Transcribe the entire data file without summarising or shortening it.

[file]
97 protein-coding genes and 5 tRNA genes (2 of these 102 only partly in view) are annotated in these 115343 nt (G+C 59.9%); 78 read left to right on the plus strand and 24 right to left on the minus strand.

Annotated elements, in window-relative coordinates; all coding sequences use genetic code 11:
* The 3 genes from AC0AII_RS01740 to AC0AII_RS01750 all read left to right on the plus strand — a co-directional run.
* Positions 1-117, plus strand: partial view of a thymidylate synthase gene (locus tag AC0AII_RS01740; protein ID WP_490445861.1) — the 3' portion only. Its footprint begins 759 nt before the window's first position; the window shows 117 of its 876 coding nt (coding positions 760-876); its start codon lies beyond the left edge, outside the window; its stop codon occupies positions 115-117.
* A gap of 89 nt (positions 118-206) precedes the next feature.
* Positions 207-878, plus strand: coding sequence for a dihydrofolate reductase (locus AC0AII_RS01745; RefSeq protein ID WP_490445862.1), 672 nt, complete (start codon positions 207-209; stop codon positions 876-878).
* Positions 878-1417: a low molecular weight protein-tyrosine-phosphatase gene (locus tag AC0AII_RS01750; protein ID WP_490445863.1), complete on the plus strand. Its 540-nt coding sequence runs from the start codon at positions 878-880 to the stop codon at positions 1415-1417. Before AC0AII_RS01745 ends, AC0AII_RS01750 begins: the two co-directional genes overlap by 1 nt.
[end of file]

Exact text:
97 protein-coding genes and 5 tRNA genes (2 of these 102 only partly in view) are annotated in these 115343 nt (G+C 59.9%); 78 read left to right on the plus strand and 24 right to left on the minus strand.

Annotated elements, in window-relative coordinates; all coding sequences use genetic code 11:
* The 3 genes from AC0AII_RS01740 to AC0AII_RS01750 all read left to right on the plus strand — a co-directional run.
* Positions 1-117, plus strand: partial view of a thymidylate synthase gene (locus tag AC0AII_RS01740; protein ID WP_490445861.1) — the 3' portion only. Its footprint begins 759 nt before the window's first position; the window shows 117 of its 876 coding nt (coding positions 760-876); its start codon lies beyond the left edge, outside the window; its stop codon occupies positions 115-117.
* A gap of 89 nt (positions 118-206) precedes the next feature.
* Positions 207-878, plus strand: coding sequence for a dihydrofolate reductase (locus AC0AII_RS01745; RefSeq protein ID WP_490445862.1), 672 nt, complete (start codon positions 207-209; stop codon positions 876-878).
* Positions 878-1417: a low molecular weight protein-tyrosine-phosphatase gene (locus tag AC0AII_RS01750; protein ID WP_490445863.1), complete on the plus strand. Its 540-nt coding sequence runs from the start codon at positions 878-880 to the stop codon at positions 1415-1417. Before AC0AII_RS01745 ends, AC0AII_RS01750 begins: the two co-directional genes overlap by 1 nt.